David Bieber would give you the shirt off his back.
Well, maybe not the one off his back. But if, say, you worked at Newbury Comics back in the day, he might be able to rustle up an old logo T-shirt for you.
Bieber has worked for some of Boston’s most important counterculture institutions, including WBCN, WFNX, and the Boston Phoenix. Through the decades, he’s made it his business to collect every bit of pop culture ephemera that came across his field of vision, beginning with photos, posters, periodicals, and recordings in every format.
He also collected T-shirts. Thousands upon thousands of T-shirts. Band T-shirts, movie T-shirts, T-shirts featuring cartoon characters and local businesses and long-forgotten street fairs.
A few years ago, Bieber and a small crew of assistants began curating his massive collection into the David Bieber Archives, a trash-culture nirvana now housed in a former paper mill, the mixed-use Norwood Space Center. Just released, “Off Our Backs: 150 T-Shirts from the David Bieber Archives” is the first book produced from the Archives.
The book combines Boston-based nostalgia — T-shirts that reference the Combat Zone, the New England Mobile Book Fair, and the Rat’s late, lamented doorman, Mitch Cerullo, to name a few — with marketing campaigns for Planters Peanuts, the record-store chain Strawberries, and an asbestos removal service.
“Europe has memories,” reads the book’s epigraph, attributed to Jean-Luc Godard. “America has T-shirts.”
Bieber has created gallery exhibits for the Verb Hotel, the Boch Center’s Wang Theatre, and the Cabot in Beverly, and he assembles temporary installations for event planners. He wants you to see the stuff he’s saved.
“I have nothing that’s sacred I wouldn’t want to put out and share with the public,” he says. “I’m not clutching all this content, giggling insanely in the corner. I never want to be that guy. I want these things to be shared in the sunlight.”
That sunlight, in fact, has faded many of the T-shirts in his collection. Others are stained or frayed. This is just as it should be, he says.
He recalls a certain punk rock retrospective mounted by a major New York City art museum. The media coverage focused on the white-glove treatment, the acid-free paper used to wrap the artifacts, and so on.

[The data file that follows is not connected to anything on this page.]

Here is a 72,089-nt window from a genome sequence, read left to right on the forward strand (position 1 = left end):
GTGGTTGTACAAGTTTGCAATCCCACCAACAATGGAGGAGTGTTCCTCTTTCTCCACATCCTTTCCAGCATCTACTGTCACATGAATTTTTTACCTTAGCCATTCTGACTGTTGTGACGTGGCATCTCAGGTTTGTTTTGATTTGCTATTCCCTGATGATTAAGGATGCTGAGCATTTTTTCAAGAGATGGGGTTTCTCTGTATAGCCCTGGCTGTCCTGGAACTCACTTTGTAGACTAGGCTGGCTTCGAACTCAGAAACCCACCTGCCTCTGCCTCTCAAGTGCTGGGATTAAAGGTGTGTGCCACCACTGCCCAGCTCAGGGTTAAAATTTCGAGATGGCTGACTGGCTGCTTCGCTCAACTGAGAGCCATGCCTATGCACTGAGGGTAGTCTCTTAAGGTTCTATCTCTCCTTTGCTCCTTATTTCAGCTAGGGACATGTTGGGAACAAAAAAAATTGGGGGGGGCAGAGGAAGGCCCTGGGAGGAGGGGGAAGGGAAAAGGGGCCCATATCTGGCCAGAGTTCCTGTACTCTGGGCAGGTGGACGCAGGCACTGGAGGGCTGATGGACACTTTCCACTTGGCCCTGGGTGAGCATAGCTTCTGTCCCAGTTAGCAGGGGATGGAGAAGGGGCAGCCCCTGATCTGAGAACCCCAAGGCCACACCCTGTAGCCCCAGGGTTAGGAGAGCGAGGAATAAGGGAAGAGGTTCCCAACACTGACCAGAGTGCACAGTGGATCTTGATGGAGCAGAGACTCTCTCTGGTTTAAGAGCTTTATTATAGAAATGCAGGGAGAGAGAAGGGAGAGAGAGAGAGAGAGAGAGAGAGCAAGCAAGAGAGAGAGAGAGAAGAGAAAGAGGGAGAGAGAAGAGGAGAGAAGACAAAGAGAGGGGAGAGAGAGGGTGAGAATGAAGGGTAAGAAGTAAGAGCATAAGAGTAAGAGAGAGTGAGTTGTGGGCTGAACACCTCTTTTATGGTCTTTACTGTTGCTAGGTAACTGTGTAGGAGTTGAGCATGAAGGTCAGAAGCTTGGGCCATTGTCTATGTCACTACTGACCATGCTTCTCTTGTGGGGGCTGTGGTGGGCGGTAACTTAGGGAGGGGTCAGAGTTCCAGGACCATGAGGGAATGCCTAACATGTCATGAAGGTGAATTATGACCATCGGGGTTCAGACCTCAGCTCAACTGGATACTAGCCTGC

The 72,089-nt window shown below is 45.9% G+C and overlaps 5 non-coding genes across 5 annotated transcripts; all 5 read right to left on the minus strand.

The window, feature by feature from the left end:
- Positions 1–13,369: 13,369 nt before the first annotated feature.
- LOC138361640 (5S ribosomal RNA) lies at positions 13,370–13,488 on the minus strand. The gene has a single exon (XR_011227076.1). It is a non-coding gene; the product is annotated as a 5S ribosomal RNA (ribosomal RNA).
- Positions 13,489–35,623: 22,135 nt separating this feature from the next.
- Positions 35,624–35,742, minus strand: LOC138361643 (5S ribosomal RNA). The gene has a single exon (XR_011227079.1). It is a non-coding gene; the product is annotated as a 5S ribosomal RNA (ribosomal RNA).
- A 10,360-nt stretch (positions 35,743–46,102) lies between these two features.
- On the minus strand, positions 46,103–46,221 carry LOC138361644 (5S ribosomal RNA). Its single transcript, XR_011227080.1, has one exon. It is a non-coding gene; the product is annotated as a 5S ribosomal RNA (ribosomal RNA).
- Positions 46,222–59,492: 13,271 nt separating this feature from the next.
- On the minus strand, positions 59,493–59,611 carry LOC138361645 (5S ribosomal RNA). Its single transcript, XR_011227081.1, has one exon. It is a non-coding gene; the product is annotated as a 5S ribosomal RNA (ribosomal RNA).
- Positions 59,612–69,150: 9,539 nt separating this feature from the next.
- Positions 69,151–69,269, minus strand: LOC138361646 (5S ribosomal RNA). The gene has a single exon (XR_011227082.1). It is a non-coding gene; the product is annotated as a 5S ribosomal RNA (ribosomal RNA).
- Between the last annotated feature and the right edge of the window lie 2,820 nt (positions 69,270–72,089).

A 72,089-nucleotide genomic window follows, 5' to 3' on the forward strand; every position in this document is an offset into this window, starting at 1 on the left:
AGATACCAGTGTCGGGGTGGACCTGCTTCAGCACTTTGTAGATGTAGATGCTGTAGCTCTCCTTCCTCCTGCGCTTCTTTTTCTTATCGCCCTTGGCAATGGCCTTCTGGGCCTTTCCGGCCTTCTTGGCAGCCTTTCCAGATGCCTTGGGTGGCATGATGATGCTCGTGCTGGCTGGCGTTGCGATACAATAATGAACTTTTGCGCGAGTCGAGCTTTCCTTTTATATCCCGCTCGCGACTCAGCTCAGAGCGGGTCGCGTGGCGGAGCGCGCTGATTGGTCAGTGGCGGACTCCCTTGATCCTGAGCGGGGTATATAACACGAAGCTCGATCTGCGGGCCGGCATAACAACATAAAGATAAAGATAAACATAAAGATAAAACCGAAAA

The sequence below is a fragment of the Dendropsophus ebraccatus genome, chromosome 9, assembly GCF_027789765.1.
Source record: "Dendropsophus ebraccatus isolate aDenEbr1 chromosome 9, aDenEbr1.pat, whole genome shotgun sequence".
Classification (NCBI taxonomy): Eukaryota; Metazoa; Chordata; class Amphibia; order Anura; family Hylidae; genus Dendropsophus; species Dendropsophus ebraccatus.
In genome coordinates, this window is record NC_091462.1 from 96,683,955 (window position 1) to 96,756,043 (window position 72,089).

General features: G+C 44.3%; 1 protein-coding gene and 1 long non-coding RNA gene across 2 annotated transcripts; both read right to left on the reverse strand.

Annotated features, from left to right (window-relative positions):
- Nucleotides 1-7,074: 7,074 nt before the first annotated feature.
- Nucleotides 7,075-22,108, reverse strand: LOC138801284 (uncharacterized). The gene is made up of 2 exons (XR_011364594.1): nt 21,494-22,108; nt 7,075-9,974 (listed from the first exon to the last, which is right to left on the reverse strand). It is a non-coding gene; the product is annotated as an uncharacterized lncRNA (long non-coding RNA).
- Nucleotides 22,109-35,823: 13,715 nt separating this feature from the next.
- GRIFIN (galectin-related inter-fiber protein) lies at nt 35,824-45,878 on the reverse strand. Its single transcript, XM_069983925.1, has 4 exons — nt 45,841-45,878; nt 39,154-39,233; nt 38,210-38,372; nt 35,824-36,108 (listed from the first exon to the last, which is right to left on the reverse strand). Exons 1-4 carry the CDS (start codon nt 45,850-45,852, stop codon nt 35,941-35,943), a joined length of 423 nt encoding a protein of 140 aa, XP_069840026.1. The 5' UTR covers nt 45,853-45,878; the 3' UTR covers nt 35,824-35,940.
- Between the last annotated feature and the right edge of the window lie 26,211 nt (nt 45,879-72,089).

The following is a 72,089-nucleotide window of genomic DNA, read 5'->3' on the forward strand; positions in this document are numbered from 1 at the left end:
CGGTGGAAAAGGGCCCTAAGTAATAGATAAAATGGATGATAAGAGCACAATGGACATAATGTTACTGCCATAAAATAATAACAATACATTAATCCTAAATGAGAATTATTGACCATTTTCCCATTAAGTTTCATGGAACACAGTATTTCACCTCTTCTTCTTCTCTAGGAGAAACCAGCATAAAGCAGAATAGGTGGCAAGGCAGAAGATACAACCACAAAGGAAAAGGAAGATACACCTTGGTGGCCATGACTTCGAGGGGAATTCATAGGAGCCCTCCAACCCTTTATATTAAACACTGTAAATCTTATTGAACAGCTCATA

“These things had cigarette burns and safety pins and sweat stains,” Bieber says. “To think they were elevated to an artifact in a museum is kind of counterintuitive. They’re saving things that were meant to be disposable.”
Of course, that’s what he’s doing, too. In the process of unboxing the T-shirts, washing them, and laying them out to be photographed, “some of them actually did fall apart,” says Lance VanDyke Salemo, who coauthored the book with Bieber and Brian Coleman. “It just adds to the authenticity.”
Though there’s no real measure available, it’s quite possible that Bieber’s enormous collection of pop culture relics — he estimates there are 2 million items — rivals that of any other collector in the world. The key is the small-c catholic nature of his interests, he says. Most collectors specialize in certain areas. (Salemo, for instance, has a notable collection of James Bond memorabilia.)
“My stuff is much more random,” Bieber says. “There’s nothing I would turn down.”
He’s not interested in selling any of it.
“The marketplace has grown up around me,” he says. “I’m not a buyer or seller, a wheeler and dealer.” Instead, he thinks of himself as a custodian. After the WCVB show “Chronicle” visited the Archives a while back, he was inundated with requests from people who wanted to donate their own keepsakes. One woman gave Bieber her Victrola, her wedding dress, and a $200 check.
“They don’t want their artifacts to end up in a landfill,” he says.
“I’m not one of these ‘cosmic karma’ people,” he says of the community service he’s devoted to making space for those artifacts. “But it’ll come back to me.”
James Sullivan can be reached at firstname.lastname@example.org. Follow him on Twitter @sullivanjames.
“Off Our Backs: 150 T-Shirts from the David Bieber Archives,” $24.98. Order at offourbacksbook.com.